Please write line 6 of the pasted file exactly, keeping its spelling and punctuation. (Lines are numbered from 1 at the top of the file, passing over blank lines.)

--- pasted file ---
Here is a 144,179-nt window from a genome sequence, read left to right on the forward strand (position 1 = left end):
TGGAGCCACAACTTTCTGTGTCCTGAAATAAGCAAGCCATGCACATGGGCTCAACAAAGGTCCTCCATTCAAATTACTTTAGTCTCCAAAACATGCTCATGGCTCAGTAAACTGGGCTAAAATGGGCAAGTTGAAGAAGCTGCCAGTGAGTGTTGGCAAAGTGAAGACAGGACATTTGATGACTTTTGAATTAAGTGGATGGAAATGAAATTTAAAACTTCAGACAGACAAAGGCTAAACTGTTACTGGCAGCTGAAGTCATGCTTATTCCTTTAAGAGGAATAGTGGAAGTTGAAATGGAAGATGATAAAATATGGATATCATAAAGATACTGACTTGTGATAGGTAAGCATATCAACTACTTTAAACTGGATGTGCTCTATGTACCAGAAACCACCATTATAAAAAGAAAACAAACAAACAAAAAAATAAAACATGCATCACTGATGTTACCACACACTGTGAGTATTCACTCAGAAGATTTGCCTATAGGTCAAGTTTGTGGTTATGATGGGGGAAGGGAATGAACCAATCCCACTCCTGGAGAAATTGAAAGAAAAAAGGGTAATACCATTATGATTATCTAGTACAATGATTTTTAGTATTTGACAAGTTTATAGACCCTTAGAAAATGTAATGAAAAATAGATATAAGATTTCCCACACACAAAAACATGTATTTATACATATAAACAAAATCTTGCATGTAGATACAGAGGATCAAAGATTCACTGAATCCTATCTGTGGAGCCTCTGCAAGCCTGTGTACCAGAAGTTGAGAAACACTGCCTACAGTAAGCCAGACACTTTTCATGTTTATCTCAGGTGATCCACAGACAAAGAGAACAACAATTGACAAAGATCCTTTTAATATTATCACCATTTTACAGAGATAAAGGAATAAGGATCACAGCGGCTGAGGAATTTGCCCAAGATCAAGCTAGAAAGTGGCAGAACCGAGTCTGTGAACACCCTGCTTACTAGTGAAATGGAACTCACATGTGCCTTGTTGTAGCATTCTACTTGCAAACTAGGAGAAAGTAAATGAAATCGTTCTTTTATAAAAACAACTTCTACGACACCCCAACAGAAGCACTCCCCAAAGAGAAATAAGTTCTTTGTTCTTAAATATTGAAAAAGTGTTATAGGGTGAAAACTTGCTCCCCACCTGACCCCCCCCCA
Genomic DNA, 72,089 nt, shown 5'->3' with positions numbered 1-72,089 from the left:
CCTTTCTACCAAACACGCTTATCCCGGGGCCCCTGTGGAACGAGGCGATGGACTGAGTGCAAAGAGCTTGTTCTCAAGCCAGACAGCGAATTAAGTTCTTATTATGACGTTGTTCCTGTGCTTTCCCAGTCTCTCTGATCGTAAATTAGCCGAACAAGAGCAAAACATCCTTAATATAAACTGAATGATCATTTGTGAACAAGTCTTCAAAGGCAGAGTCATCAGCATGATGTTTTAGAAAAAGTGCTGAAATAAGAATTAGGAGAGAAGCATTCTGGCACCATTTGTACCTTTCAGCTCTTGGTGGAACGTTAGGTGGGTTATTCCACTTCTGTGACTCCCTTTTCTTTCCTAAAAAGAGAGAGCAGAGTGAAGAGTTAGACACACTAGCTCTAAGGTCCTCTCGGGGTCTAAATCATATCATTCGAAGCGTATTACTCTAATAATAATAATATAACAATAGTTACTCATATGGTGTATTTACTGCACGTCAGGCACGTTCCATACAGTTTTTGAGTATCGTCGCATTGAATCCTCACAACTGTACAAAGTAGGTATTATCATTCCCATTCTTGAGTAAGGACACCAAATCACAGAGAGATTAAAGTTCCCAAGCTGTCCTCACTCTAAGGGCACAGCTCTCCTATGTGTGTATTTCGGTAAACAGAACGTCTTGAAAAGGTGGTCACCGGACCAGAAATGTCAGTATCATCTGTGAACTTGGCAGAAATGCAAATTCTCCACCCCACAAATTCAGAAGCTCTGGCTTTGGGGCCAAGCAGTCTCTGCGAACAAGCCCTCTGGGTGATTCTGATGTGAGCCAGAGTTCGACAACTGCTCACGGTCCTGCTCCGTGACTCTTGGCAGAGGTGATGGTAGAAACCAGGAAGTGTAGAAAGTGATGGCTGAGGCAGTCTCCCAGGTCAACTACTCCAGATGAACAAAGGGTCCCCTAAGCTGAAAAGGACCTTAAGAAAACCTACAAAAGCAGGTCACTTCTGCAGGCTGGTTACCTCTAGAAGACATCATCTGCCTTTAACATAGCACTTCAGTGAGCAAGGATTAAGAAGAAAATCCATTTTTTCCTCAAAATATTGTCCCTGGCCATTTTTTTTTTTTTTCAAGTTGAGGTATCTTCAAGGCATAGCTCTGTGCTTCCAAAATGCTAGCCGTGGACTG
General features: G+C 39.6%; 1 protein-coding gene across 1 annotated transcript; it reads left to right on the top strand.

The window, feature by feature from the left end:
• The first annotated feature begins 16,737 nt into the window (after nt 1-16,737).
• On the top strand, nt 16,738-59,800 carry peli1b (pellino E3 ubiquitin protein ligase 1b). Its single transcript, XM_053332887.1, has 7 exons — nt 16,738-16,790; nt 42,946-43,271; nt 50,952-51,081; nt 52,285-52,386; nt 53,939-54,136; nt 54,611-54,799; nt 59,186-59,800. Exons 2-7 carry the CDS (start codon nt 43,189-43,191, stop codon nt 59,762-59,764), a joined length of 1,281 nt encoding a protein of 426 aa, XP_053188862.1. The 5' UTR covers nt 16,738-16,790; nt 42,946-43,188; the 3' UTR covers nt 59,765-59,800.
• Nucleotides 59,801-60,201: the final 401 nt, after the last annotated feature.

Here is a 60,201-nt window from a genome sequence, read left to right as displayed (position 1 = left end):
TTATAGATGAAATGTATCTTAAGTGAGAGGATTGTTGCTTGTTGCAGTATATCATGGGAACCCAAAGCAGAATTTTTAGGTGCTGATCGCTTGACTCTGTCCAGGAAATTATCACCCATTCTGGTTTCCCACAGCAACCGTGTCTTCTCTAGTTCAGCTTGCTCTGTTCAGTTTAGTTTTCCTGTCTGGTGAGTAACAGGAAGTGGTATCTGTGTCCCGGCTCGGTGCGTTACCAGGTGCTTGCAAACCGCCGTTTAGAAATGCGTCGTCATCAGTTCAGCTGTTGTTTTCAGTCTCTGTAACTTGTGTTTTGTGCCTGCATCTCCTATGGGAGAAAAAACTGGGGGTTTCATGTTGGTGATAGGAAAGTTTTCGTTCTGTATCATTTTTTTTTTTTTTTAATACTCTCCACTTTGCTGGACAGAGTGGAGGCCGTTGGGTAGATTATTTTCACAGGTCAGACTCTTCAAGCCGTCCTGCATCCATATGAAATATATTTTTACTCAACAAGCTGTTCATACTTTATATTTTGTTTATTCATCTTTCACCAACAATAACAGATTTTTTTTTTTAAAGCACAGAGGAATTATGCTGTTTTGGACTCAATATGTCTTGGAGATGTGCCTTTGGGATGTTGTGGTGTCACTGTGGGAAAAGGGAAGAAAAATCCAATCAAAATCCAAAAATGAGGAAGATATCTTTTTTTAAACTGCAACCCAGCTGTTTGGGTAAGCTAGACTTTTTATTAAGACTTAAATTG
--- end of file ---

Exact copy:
The window, feature by feature from the left end: